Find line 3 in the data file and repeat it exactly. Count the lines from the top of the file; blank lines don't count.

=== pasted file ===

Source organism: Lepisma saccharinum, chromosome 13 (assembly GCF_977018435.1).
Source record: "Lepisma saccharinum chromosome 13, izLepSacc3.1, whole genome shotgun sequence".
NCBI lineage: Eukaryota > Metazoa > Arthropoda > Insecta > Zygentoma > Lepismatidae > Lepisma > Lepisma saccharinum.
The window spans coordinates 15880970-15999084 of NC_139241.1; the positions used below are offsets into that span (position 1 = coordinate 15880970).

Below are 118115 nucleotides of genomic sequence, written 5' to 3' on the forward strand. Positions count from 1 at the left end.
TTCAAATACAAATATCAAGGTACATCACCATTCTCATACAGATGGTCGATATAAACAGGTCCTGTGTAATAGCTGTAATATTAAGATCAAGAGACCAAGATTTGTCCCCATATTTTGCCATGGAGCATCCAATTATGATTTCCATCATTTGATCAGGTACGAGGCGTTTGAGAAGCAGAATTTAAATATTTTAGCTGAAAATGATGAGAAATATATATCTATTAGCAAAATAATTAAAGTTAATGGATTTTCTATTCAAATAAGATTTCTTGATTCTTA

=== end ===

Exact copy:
NCBI lineage: Eukaryota > Metazoa > Arthropoda > Insecta > Zygentoma > Lepismatidae > Lepisma > Lepisma saccharinum.